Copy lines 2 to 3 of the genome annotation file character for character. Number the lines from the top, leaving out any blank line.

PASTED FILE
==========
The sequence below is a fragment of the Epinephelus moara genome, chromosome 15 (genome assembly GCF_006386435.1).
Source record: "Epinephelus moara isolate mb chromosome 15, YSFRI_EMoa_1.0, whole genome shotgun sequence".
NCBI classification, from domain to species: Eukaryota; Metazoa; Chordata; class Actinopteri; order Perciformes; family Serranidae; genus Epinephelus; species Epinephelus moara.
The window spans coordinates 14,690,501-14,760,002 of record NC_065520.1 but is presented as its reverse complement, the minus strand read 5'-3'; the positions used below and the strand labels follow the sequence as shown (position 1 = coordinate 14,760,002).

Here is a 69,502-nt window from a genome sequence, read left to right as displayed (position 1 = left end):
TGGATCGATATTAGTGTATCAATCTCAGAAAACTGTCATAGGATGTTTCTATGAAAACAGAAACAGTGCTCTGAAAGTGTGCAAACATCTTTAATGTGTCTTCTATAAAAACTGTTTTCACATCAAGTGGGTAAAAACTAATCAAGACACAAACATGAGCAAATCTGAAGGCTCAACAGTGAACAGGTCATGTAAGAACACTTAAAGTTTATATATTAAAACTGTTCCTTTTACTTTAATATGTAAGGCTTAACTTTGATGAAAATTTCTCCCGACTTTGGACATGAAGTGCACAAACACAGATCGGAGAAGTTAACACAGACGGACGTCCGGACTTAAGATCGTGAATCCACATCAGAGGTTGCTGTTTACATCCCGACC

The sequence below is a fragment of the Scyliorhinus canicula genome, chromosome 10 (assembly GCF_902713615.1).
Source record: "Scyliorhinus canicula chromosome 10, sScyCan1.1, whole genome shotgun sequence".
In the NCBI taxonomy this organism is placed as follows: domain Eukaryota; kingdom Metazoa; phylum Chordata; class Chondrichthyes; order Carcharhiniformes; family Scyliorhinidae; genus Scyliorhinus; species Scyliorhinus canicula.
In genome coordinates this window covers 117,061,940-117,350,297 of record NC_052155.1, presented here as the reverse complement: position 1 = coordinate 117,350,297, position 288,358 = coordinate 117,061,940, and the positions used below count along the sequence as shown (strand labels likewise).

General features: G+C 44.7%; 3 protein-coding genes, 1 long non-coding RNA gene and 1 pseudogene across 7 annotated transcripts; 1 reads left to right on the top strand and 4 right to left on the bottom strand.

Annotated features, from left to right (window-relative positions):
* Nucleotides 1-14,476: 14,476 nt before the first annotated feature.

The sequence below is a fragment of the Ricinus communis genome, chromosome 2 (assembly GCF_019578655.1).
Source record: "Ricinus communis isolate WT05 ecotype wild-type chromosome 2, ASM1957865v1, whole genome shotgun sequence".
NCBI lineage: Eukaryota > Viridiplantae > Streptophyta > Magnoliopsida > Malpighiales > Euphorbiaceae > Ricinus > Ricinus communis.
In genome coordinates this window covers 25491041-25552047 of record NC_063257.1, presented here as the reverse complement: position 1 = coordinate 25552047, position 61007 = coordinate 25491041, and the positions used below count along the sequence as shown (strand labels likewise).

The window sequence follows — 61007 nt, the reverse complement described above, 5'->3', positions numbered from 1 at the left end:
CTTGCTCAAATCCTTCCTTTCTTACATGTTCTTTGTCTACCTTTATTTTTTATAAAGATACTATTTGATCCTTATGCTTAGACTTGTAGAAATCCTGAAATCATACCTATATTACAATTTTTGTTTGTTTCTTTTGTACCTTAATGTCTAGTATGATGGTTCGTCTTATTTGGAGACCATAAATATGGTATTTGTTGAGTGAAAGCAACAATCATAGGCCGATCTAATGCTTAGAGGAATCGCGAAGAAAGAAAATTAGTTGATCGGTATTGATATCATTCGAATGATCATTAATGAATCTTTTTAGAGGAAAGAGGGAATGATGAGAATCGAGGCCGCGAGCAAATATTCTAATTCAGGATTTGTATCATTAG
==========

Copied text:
Source record: "Epinephelus moara isolate mb chromosome 15, YSFRI_EMoa_1.0, whole genome shotgun sequence".
NCBI classification, from domain to species: Eukaryota; Metazoa; Chordata; class Actinopteri; order Perciformes; family Serranidae; genus Epinephelus; species Epinephelus moara.